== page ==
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Man demands Body the exhibition to show evidence of its organ source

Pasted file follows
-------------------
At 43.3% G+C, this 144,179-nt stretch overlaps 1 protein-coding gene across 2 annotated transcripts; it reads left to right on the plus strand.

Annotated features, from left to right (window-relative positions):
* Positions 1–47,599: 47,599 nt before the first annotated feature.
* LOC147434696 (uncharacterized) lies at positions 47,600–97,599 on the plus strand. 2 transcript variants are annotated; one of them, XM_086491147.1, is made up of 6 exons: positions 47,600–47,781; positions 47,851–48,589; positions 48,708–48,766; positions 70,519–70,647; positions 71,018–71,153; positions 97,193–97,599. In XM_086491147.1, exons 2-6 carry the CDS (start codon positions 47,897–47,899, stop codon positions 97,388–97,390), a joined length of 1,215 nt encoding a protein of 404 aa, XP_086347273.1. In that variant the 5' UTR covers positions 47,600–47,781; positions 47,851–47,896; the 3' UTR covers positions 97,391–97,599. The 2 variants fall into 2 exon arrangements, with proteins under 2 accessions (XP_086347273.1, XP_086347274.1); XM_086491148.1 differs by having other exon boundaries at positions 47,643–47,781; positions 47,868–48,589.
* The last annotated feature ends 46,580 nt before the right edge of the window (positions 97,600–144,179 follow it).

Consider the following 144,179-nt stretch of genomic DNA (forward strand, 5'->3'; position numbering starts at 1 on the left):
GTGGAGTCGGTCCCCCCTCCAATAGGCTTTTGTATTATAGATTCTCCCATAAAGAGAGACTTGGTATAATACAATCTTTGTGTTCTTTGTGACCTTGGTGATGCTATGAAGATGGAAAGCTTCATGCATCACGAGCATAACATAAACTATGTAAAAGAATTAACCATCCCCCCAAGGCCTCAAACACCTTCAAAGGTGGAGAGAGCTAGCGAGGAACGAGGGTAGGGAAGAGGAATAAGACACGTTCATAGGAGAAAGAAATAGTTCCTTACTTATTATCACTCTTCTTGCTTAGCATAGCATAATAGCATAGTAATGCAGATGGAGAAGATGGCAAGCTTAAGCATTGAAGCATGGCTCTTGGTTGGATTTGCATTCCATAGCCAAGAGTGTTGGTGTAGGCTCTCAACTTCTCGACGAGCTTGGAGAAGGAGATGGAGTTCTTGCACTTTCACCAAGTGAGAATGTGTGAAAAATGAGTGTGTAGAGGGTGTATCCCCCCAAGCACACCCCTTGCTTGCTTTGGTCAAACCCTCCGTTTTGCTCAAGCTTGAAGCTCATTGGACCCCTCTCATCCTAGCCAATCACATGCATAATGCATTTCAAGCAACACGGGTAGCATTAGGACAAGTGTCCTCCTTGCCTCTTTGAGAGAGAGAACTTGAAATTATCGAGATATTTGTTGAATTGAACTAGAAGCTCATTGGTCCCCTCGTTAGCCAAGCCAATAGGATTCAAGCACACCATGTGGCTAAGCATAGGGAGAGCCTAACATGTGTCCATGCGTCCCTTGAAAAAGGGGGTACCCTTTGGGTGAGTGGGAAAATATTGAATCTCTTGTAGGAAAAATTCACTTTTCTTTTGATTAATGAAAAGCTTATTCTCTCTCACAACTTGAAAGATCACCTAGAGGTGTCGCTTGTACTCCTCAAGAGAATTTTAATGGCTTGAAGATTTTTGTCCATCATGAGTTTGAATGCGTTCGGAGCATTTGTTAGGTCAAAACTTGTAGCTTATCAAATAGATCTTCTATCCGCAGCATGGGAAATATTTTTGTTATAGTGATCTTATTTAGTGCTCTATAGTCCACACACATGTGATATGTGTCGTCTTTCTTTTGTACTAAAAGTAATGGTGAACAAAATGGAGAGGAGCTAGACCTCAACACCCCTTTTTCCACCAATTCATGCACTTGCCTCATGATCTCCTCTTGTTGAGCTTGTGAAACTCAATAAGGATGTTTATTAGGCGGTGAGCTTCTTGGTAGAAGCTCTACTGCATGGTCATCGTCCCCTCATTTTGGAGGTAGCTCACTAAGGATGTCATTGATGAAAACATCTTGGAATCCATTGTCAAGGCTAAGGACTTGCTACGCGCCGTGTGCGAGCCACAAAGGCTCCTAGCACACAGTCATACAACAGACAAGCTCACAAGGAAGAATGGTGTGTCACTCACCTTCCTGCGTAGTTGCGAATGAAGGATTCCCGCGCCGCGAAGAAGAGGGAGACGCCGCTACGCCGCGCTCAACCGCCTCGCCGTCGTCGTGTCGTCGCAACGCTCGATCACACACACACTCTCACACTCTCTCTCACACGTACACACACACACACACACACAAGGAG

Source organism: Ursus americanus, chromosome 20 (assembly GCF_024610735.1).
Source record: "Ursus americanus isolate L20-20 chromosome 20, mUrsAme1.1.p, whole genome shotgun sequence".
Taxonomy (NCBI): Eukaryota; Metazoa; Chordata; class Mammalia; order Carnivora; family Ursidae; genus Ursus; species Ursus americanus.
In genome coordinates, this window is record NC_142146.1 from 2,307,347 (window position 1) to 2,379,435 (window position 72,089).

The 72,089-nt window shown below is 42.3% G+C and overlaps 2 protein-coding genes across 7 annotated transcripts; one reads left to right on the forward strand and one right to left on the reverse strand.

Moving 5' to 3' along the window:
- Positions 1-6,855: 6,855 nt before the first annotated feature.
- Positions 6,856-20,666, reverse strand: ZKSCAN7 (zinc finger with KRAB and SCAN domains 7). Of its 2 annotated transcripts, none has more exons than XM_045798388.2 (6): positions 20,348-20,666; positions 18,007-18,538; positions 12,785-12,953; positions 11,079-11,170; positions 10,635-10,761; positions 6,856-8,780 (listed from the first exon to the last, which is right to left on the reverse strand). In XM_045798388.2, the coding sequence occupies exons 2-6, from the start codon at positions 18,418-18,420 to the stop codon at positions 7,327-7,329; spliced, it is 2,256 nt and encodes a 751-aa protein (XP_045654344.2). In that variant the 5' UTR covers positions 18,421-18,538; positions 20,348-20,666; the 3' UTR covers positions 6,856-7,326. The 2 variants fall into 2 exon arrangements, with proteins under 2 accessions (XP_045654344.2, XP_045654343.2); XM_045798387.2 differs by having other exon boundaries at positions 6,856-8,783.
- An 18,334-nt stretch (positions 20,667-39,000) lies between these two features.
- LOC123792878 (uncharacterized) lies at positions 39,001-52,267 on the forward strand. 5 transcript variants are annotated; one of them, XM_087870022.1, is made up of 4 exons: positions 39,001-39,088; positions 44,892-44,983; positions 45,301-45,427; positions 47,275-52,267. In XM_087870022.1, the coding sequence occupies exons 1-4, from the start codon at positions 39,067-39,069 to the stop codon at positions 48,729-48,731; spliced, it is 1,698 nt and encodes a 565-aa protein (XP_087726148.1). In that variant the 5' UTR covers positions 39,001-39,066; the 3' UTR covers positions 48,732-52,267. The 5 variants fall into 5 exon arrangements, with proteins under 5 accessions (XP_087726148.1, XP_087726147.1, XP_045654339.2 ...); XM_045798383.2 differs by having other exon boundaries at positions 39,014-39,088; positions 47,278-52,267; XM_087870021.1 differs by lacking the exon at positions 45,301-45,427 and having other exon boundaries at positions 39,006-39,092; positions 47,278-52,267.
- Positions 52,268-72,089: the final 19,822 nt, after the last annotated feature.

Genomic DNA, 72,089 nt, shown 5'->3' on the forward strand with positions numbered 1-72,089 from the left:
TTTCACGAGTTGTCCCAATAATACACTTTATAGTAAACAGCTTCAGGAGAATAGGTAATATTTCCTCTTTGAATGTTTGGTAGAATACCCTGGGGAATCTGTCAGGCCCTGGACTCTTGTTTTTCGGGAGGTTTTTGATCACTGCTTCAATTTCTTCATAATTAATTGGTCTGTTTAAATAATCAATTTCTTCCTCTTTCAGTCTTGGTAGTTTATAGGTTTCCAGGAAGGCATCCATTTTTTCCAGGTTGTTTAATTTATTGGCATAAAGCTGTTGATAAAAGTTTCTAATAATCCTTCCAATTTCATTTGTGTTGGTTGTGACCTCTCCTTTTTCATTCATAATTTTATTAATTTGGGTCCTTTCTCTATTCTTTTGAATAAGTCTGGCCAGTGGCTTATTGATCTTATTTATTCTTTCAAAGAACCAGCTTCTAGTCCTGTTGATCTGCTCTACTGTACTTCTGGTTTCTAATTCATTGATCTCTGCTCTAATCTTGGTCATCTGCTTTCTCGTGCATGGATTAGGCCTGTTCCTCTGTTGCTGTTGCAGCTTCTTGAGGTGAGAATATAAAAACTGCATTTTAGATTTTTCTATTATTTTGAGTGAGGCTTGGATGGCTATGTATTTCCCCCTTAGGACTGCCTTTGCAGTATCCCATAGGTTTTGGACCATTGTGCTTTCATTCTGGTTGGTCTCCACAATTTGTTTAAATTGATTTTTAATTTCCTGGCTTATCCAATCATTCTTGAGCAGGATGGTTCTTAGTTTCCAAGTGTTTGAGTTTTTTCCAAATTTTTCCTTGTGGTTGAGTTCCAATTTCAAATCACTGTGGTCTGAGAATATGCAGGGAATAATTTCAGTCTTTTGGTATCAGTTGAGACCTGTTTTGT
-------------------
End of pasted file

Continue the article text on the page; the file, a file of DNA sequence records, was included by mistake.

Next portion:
Huang WanQing is on a mission to find his missing brother, who he fears was murdered by the Chinese regime, and worse. Huang boarded a flight in New York to search for his brother in Australia. Huang’s worst fear is that his brother’s remains are on display as part of the controversial “Real Bodies: the Exhibition” showing in Sydney— a display of 20 real, plastinated human bodies and over 200 body parts that came from Dalian, China. Communist China has long been in the spotlight for its rampant human rights abuse and lack of transparency regarding the “crimes” committed by its political or religious prisoners. There is also no transparency surrounding the whereabouts and treatment of prisoners within the communist state’s detention system. Many experts say it remains impossible to determine the validity of any ‘official’ documents from China, such as those in the possession of ‘Real Bodies’ that claim their human remains were “legally donated.” Similar exhibitions were banned by authorities in France, Hawaii, Seattle, Israel, and the Czech Republic for failing to provide evidence that the body ‘donations’ in China were voluntary and gave consent for display. [Dr. Huang WanQing, an American Chinese man]: Whenever I think that brother may have been tortured, then murdered for his belief and then put on commercial display in the exhibition, I feel a knife-cutting sharp of pain in my heart.” Huang’s brother is a Falun Gong practitioner. Since 1999, the Chinese Communist Party has been brutally persecuting Falun Gong, a spiritual practice. Nobel Peace Prize laureate and International human rights lawyer David Matas has been investigating the charge of a kill-on-demand organ transplant system operating in China for many years. Matas explained that in addition to concerns about organ harvesting, body exhibits sourced from China warranted similar attention. [David Matas, international human rights lawyer] NO NEED: “Well, with organ harvesting, we are facing the situation where there's large volume of transplants, and no official explanation that makes any sense of what the sources of all these transplants and that's one of the reasons we came to the conclusion that we did, that the sourcing was the prisoner of conscience, Falun Gong. We have a similar situation with the body exhibits. We have no explanation of where these bodies come from, we know that with the Falun Gong when they're in prison, a lot of them didn't self-identify to protect their families, so if they die in prison, of course their bodies are going to be unclaimed, because the families don't know where they are.” Huang suspects that after being killed for his beliefs, his brother’s body was deems ‘unclaimed’ and then ‘legally donated’ to be plastinated and flown around the world for display. Huang WanQing: “If the exhibition company cannot provide the documents showing the voluntary [and] informed consent of the deceased, [then] I'm requesting that all the bodies and organ parts from the exhibit be submitted for DNA testing to ascertain the identity of the deceased.” [Prof. Li HuiGe, Professor of Pharmacology at Johannes Gutenberg-Universität Mainz] “According to [common practice and professional] ethics, if you can’t provide evidence for the source of these organs, then it should be shut down, because if [something] this [unethical] Can happen, then anything can happen.” For 15 years, Huang has travelled to many different organizations to search for his brother. He says that no matter how hopeless the situation, he will never give up his search for the truth about his brother’s disappearance. He hopes that his public appeal can raise awareness about the human rights abuses suffered by Falun Gong, Uyghur, and other minority groups in China.